Static content

For my fictional website I decided on caching static files like CSS and JavaScript for one year and then using «URL fingerprinting» to tell the browser when the file had changed. «URL fingerprinting» simply means that you append a value to the end of the URL like «styles.css?cache=1.0.0» where the "1.0.0" part could be a version number or really anything that changes. In my app I simply exposed the «package version» to the main template and used that to bust any cache.

// in app.js
// Get the css app version
var version = pkg.version || (new Date().getTime());
// Expose the version number to the templates
app.use(function (req, res, next) {
res.locals.version = version;

// in layout.jade
link(rel='stylesheet', href='/stylesheets/style.css?v=#{version}')

This - again can be done in a multitude of ways depending on server software and such. Setting cache headers for static content in Express is easy and is done once for all content.

app.use(express.static(path.join(__dirname, 'public'), { maxAge: oneYear }));

Dynamic content (HTML)

Google prefers to look at HTML as dynamic content and in most commercial cases I totally agree. For my case - the need for having the user instantly see any changes was not so important. So I decided to set the cache for all HTML pages (templates) to one day. This is set via the cache control header mentioned above.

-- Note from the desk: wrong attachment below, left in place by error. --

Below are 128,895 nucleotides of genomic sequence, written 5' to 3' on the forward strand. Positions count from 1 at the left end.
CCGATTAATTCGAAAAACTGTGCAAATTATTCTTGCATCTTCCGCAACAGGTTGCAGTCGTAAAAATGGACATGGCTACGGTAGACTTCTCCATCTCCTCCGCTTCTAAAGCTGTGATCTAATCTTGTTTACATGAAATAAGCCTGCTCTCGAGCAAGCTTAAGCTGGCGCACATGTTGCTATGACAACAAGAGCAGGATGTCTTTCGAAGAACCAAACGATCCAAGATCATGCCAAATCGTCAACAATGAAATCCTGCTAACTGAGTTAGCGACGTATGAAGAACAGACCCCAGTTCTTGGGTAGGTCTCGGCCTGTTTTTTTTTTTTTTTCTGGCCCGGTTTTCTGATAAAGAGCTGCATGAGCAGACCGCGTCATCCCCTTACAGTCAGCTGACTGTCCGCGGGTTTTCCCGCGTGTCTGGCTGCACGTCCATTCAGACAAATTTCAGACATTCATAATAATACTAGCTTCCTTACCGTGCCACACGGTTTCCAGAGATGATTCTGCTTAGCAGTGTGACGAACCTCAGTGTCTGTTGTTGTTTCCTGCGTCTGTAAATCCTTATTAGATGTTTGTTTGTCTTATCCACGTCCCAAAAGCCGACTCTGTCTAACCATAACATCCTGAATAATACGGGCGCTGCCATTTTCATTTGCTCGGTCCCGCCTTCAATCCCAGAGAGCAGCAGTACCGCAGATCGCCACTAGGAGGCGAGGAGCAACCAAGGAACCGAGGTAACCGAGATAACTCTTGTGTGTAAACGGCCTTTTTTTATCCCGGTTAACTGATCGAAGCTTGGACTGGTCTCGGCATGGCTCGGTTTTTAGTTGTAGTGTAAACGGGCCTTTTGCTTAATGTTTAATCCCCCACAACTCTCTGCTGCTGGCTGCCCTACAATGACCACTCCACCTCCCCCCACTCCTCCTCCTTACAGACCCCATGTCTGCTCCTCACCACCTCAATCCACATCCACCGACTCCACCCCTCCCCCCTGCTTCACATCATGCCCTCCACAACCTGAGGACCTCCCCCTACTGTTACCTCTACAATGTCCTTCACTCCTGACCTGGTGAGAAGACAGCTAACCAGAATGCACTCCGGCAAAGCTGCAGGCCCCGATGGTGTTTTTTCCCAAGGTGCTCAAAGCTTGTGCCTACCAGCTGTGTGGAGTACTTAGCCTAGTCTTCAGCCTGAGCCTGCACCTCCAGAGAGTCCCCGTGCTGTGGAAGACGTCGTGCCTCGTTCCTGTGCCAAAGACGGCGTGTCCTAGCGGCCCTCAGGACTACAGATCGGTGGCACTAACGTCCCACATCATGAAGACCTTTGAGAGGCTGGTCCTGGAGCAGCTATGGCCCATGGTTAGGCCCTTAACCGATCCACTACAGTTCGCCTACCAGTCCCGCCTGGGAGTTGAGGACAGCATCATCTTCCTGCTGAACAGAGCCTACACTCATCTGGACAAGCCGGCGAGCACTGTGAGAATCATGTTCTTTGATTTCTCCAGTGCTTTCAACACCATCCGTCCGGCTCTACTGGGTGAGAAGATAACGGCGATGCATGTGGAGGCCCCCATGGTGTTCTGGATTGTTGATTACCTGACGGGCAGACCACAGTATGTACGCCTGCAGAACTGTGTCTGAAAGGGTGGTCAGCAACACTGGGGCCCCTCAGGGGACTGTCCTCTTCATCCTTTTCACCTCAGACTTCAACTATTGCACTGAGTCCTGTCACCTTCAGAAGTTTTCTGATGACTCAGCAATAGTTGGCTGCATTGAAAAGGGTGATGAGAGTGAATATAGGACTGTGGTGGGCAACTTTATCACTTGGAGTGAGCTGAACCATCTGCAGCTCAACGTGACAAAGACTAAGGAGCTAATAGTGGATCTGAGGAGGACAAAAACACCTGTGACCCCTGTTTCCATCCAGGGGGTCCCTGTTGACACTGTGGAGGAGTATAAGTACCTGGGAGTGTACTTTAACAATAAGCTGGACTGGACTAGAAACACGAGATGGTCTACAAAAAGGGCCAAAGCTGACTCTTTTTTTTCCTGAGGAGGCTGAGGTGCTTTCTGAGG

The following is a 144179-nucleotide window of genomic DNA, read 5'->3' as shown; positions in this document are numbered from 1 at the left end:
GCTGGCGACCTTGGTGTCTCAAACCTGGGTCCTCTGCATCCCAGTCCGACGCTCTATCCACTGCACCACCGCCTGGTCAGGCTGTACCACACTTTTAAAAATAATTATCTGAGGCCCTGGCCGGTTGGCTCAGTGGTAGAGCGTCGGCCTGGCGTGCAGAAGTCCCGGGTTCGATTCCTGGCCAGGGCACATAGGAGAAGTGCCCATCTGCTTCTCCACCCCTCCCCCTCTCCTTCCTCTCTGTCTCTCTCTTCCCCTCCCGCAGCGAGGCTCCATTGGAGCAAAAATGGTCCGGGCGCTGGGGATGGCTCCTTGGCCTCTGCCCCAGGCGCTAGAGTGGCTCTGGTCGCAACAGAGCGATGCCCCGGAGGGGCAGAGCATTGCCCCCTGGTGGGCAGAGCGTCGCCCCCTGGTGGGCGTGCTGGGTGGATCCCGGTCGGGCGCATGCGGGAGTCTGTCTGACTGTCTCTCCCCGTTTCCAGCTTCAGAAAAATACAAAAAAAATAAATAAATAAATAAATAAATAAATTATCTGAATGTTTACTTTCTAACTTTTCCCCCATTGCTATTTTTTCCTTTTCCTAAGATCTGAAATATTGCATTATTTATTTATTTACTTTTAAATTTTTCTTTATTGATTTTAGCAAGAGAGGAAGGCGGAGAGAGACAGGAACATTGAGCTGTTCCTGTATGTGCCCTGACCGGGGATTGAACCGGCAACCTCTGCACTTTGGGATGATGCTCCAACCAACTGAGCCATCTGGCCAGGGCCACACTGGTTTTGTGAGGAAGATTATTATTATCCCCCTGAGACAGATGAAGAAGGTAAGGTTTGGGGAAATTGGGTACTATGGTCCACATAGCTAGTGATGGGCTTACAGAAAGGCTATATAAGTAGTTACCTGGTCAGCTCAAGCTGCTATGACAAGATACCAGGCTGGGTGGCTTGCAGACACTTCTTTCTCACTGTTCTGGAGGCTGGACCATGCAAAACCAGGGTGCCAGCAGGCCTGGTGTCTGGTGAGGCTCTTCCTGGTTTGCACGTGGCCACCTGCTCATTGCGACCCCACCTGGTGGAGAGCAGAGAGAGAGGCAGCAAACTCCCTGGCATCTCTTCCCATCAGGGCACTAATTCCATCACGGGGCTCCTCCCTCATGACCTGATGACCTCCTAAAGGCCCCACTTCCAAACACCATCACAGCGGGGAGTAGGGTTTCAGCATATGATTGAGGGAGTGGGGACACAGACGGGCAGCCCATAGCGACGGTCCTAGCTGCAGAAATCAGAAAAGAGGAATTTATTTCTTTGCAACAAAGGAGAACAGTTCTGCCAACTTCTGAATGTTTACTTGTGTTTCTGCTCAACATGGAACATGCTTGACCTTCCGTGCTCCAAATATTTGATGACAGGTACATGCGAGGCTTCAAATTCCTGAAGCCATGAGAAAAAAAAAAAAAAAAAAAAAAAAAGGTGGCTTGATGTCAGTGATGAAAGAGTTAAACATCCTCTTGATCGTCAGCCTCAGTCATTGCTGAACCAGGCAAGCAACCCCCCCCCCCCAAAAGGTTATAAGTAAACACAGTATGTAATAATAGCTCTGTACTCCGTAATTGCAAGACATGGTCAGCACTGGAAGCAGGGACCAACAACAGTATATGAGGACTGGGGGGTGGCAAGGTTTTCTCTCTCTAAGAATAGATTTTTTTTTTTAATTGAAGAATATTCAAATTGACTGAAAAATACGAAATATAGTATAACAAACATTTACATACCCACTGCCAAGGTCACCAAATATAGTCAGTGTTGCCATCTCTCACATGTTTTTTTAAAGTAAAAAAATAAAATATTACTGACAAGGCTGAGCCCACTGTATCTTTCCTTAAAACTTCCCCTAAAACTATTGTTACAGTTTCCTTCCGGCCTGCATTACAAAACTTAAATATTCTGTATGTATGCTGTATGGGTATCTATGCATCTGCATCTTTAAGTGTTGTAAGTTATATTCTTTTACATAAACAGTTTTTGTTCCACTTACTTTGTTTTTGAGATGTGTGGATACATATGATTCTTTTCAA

Server caching

In contrast to browser caching, server caching simply means that templates and data is cached on the server avoiding database lookups and I/O operations every time a user requests a page. Most CMS systems and web applications do this out of the box. For my case, the application needed to read a bunch of markdown files. These files where kept in their parsed form in memory until they changed or the server restarted, this way the content was most of the time read from memory and the application would respond immediately. How you do this depends heavily on what your server-application does - but a goal here is that the server should use a maximum of 200 milliseconds before responding to any request.

Inlining styles

Apparently this is somewhat controversial and is sometimes referred to as «critical path CSS». Basically this means that instead of linking to an external CSS file in the header of your HTML document you instead inline the CSS styles needed to render parts of or the entire page. There are some tools to help you detect which parts of your stylesheet should be inlined.